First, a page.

Portland detention center
© GettyImages/Nathan Howard
Federal officers guard front gate of Immigration and Customs Enforcement detention center Portland, Oregon, September 18, 2020.
Homeland Security has not yet come clean to the public about the full extent of its intelligence operations in Portland.

This summer, Portland looked like a war zone. Phalanxes of shadowy law enforcement personnel fired crowd-control munitions, as plumes of teargas billowed into the sky. Federal agents without clearly visible identification rounded up protesters and loaded them into unmarked cars, on American streets. When videos began to spread online, it was hard to tell what was going on, or how widely.

The public backlash was ferocious, spurring Congress to demand that the Department of Homeland Security (DHS) disclose information about the operation. But the DHS never came clean to the public about the full extent of its intelligence operations in Portland, which consisted of clandestine activities including interceptions of protesters' phone calls conducted by a task force that included federal agencies besides the DHS, according to two former intelligence officers familiar with the matter.

House Speaker Nancy Pelosi tweeted in mid-July:
"Unidentified stormtroopers. Unmarked cars. Kidnapping protesters and causing severe injuries in response to graffiti. These are not the actions of a democratic republic. [Department of Homeland Security's] actions in Portland undermine its mission."
Later that month, The Washington Post reported that the DHS's intelligence division, the Office of Intelligence and Analysis (I&A) had generated intelligence reports on several prominent journalists covering the Portland protests. Members of both the House and Senate intelligence committees promptly demanded to know what kinds of intelligence they had collected on both journalists and protesters. A letter from the Senate contained the suggestive admonition that the division "is obligated by statute to keep the congressional intelligence committees fully and currently informed of its operations."

Yet, at the time of this writing, DHS has failed to respond to Congress's questions. House Intelligence Committee Chair Adam Schiff wrote in a letter to the DHS's intelligence branch:
"Notwithstanding the selective and incomplete document production thus far, the Committee has reason to believe that DHS and I&A are withholding responsive records related to I&A's activities in Portland and in support of DHS' response to nationwide protests."
This is not to say that the DHS did not respond to the public furor. Shortly after Congress's initial requests, DHS shocked the national security world by removing its high-ranking undersecretary of intelligence, Brian Murphy. Murphy had served as chief of I&A, the wing of the DHS that is a member of the rarefied Intelligence Community and is authorized to handle highly classified information about security threats to the domestic United States. Though Murphy's removal appeared to mollify Congress, the public narrative that he had been removed for the intelligence reports on journalists struck some intelligence officials as dubious.

"He did not get reassigned over some unclassified program," a former senior DHS I&A intelligence officer who has served under Murphy told The Nation. "That is a convenient story, but that isn't what's going on."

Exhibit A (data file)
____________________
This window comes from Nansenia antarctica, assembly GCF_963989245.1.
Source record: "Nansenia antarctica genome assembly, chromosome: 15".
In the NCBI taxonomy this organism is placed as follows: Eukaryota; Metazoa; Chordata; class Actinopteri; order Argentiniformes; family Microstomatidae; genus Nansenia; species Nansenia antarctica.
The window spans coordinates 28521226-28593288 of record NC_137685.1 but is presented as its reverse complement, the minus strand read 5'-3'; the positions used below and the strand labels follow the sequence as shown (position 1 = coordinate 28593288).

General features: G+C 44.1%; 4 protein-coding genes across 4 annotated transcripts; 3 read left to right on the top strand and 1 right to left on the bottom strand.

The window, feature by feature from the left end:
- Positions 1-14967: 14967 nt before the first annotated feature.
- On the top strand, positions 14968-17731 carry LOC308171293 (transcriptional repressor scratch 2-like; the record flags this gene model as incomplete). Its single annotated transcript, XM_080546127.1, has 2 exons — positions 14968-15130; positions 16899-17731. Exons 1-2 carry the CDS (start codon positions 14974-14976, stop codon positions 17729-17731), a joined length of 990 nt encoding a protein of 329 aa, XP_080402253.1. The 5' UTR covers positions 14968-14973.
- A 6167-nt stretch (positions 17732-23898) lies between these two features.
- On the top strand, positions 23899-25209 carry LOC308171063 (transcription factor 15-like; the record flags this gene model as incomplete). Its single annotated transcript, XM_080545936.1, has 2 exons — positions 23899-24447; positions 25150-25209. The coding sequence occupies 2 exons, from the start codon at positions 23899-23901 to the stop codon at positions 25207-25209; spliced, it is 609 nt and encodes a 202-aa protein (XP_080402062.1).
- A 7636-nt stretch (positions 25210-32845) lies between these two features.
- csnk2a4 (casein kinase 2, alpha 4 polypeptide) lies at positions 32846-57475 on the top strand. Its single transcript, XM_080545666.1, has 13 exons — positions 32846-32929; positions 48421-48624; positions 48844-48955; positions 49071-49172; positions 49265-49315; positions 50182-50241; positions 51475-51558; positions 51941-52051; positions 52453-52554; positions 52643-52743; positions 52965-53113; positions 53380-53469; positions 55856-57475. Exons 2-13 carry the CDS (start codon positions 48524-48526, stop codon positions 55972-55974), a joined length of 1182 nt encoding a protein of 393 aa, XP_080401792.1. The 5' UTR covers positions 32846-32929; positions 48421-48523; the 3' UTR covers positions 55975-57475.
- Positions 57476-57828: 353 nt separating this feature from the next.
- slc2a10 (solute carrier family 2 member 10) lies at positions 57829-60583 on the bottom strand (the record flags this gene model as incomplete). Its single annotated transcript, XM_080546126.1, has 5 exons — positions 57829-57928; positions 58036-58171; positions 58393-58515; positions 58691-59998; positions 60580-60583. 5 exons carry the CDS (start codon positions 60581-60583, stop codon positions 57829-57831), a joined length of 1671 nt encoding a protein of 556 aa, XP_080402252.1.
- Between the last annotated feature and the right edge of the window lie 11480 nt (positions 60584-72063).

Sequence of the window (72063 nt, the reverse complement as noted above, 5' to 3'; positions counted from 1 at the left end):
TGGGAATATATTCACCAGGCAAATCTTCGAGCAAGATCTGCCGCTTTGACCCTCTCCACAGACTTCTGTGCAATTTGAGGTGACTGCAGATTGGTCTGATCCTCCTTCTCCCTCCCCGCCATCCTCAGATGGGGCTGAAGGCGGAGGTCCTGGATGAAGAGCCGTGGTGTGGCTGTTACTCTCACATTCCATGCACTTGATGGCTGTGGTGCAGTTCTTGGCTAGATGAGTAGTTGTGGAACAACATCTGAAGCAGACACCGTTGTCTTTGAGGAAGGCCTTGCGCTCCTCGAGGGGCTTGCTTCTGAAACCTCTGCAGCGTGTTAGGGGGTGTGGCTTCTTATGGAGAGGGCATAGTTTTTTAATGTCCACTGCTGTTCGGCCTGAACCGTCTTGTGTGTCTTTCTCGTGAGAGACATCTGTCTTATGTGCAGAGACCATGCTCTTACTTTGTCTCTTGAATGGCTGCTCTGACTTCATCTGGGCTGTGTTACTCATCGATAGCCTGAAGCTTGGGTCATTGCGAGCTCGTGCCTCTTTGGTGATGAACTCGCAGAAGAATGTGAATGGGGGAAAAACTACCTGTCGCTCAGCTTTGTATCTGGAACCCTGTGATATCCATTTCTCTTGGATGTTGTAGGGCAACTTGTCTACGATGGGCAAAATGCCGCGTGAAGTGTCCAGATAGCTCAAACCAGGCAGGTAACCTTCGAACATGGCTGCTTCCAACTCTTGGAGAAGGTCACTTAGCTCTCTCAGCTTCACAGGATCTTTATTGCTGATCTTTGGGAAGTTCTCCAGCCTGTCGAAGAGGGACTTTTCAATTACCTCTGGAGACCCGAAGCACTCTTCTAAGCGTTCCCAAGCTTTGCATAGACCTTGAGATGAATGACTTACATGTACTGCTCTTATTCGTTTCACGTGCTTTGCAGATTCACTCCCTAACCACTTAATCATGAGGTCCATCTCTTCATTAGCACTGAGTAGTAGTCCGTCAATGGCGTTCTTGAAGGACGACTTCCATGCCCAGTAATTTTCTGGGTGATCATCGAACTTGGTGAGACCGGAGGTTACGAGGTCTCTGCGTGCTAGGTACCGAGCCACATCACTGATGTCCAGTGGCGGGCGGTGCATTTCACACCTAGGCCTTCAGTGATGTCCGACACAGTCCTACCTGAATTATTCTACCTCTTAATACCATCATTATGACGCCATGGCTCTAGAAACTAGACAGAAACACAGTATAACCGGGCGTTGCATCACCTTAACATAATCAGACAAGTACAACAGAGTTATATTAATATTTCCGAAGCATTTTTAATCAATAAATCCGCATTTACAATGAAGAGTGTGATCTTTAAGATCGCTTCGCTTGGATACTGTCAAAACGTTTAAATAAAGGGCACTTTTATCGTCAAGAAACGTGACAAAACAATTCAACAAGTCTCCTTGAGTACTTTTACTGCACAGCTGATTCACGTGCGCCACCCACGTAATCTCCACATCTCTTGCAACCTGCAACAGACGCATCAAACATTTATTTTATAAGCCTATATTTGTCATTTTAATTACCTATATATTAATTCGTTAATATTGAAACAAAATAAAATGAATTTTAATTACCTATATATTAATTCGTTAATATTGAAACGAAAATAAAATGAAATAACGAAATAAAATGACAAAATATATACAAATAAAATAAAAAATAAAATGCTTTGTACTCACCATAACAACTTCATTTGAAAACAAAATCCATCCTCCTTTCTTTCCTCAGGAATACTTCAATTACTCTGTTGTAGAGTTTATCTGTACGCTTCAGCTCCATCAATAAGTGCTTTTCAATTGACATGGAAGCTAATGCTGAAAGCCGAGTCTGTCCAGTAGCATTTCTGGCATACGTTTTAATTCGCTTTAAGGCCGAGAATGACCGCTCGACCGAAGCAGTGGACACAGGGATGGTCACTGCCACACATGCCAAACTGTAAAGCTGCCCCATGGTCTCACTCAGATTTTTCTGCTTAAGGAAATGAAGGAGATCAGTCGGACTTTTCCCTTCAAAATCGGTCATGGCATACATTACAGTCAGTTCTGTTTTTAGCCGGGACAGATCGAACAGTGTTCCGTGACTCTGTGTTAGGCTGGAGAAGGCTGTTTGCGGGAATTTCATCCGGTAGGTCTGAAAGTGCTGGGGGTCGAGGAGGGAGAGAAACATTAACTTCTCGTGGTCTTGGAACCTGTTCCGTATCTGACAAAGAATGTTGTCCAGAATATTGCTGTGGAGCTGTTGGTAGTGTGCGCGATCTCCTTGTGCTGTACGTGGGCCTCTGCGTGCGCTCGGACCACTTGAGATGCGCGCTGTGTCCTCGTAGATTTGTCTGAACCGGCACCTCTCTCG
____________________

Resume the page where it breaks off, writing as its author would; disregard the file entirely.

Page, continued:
Unlike more sensitive, classified intelligence, the journalist reports were based entirely on publicly available information. And while privacy rules generally prevent "US persons" from being the subject of intelligence assessments, it is still not uncommon. "That kind of shit happens all the time," the former intelligence officer explained.

The early narrative became all the more dubious when Murphy filed a whistleblower complaint with Congress alleging retaliation by the department. According to the complaint, the reason Murphy had been reassigned was not what happened in Portland but a series of earlier whistleblower complaints he had filed alleging that he had been pressured to manipulate intelligence. This is alleged to have included DHS leadership's asking Murphy to manufacture intelligence about terrorists entering the United States through the southern border and to block intelligence assessments focusing on threats from white supremacists and from Russia. (The Nation has reported on the difficulties described by DHS officials in monitoring white supremacists.)

"A guy like Brian Murphy, you're not going to ruin his career and drag him through the mud over some bullshit," the former intelligence officer said. According to him, multiple federal agencies, from the DHS to the FBI, asked if any intelligence officials would volunteer to be deployed; but when DHS I&A sought volunteers to deploy to Portland during an all-hands call, it was not met with enthusiasm.

The former intelligence officer said:
"They asked for volunteers and nobody wanted to go. The fact that they asked for volunteers shows that it was outside the scope of their duties.... you only do that if you don't have the ability to order someone to go, probably because it's illegal."
A current FBI official described a similar call for volunteers to respond to civil unrest this summer, agreeing that it was extremely unusual. "This is the first time I've seen volunteer requests for...another field office," the source said.